Here's this week's geneology column, Hope you enjoy it. Thanks to everyone who contributed, and good luck on you research. Just a quick note to encourage readers to send in their stories on their Bosque County Families, or memories of our beautiful county to be included in the column both online and in our local newspaper The Bosque County News.
Have a great week
There will be a Dedication of a Texas Historic Marker for the Oswald Cemetery on Sunday, March 18, 2001, at 2 p.m. Everyone is invited to attend. The cemetery is located 1.8 miles North of Clifton on FM 1991; 0.5 miles East on FM 3221. The cemetery was deeded for use as a graveyard on November 22, 1877, by Flora Anderson Kemp. Among the pioneers buried here are early settlers of old town Clifton and several Civil War Veterans.
While you are researching be sure to stop by the Bosque County Collections website at http://www.htcomp.net/bcc. This column also appears weekly on their website along with an online index, thanks to Bruce Wiland, that makes it so easy to search for your family names. You can find information there on how to order the Early History of Bosque County, revised edition, by the Bosque County Historical Commission. Be sure to get your copy now, supplies are limited. I have heard news this past week that they are going to begin moving the collection to their new location in the Lumpkin Building quite soon.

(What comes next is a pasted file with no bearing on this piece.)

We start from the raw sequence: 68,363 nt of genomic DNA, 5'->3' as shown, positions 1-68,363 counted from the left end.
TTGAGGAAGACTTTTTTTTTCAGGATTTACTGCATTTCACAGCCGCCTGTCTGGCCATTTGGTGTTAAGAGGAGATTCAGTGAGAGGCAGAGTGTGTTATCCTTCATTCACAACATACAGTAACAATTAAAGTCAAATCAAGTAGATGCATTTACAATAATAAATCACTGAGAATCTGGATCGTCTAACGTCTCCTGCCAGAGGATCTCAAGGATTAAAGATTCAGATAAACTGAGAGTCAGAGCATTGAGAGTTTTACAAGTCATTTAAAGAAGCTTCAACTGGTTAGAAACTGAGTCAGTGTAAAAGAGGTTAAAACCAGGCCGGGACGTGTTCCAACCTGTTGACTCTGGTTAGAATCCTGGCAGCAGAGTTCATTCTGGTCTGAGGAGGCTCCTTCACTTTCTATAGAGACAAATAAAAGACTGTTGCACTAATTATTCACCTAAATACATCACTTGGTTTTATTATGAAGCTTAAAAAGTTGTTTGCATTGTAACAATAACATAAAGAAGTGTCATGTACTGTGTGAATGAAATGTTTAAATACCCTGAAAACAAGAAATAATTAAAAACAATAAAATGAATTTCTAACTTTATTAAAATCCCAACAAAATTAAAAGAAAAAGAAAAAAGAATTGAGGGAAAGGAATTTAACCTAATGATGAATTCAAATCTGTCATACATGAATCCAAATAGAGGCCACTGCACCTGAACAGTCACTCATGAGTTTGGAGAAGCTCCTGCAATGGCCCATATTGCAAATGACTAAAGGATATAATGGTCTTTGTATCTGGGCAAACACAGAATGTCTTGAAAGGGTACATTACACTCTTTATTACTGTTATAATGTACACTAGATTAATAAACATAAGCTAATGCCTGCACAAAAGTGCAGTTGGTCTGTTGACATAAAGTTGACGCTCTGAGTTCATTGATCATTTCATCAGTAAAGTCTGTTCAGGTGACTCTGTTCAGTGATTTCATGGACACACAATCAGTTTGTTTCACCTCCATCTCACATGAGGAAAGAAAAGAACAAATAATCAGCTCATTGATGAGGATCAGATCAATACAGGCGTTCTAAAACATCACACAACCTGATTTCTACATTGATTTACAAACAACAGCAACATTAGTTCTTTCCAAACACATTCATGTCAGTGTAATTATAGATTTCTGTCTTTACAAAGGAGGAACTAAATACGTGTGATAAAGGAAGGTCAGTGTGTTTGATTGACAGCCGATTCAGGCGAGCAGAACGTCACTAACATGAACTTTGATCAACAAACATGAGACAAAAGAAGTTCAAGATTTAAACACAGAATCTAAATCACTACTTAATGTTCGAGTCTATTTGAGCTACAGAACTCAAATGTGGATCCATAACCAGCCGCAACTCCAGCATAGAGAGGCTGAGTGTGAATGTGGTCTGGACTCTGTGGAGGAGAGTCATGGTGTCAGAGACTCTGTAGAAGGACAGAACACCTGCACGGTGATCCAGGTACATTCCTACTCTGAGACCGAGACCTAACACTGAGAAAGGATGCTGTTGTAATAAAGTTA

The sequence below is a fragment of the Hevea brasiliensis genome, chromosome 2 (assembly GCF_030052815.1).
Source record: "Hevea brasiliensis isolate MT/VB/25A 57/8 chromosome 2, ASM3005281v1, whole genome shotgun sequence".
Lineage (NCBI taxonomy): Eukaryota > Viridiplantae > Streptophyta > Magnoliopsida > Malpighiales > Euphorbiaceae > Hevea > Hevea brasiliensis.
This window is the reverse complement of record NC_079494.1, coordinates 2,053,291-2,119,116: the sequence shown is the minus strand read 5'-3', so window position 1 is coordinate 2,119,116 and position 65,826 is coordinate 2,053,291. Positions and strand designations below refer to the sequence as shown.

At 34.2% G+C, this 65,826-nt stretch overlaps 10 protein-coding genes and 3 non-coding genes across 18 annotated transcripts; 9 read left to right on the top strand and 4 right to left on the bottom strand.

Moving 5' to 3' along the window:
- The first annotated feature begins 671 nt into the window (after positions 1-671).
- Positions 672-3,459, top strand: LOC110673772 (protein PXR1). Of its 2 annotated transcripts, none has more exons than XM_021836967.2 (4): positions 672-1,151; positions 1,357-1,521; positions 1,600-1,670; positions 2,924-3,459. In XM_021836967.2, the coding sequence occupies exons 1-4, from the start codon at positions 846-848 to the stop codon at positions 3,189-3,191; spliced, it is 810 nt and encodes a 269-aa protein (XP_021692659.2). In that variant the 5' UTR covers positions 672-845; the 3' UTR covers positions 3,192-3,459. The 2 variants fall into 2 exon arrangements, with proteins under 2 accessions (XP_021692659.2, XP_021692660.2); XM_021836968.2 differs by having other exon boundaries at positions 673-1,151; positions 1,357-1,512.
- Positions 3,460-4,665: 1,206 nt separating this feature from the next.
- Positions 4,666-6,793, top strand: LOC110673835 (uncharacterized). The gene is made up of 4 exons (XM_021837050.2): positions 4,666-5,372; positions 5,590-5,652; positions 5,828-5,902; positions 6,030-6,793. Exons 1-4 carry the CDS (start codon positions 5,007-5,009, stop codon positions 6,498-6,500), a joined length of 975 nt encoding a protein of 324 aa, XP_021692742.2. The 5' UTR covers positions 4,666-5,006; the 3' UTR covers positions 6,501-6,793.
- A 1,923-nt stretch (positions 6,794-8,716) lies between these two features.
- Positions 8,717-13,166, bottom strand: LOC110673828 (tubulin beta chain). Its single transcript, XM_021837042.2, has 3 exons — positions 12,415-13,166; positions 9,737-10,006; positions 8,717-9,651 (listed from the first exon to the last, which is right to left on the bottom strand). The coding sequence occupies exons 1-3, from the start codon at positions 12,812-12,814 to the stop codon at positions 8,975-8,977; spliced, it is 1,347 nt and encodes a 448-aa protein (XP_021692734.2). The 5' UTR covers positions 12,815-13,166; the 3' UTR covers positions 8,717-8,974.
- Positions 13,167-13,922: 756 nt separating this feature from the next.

Francis enilsted during the Civil War, in the Confederacy, in Co. B, 31st (Dismounted) Texas Calvary, and served in Col. Tresevant C. Hawpe's Regiment. The 31st, was assembled at Waco during the spring of 1862, with men mostly from Dallas, Longview and Greenville. The regiment proceeded to the Indian Territory in eastern Oklahoma, and became part of a mixed brigade of Indian and Texas units, under the command of Douglas Hancock Cooper. The 31st participated in the battle of Newtonia, Missouri, and the battle of Prairie Grove, Arkansas.
The 31st then transferred to the streaming swamps of Louisiana, where they held back the Union forces occupying New Orleans. They saw action at Bayou Bourbeau, Stirlings Plantation, Mansfield, Pleasant Hill, Yellow Bayou, and many others. In Louisiana, they served as part of Polignac's Texas Brigade (later Stone's Brigade) and fought the last half of the war dismounted. The brigade was led by the only foreign general of the Confederacy, Prince Camille de Polignac. Alwyn Barr, Professor of History at Texas Tech University noted "Although the men of Polignac's brigade served in secondary campaigns with a limited effect on the outcome of the conflict, they were very much a part of the American Civil War, and a factor in those events which took place west of the Mississippi River."
"F. M." applied for his Confederate Pension (#09532) in Meridian and was approved Feb. 20, 1903. Less than a month later on March 17th, Francis died. Louisa Jane, applied for her Widow's Application (#09774) shortly thereafter, and is listed as Lizer Jane Gandy. Both are buried in the Meridian Cemetery.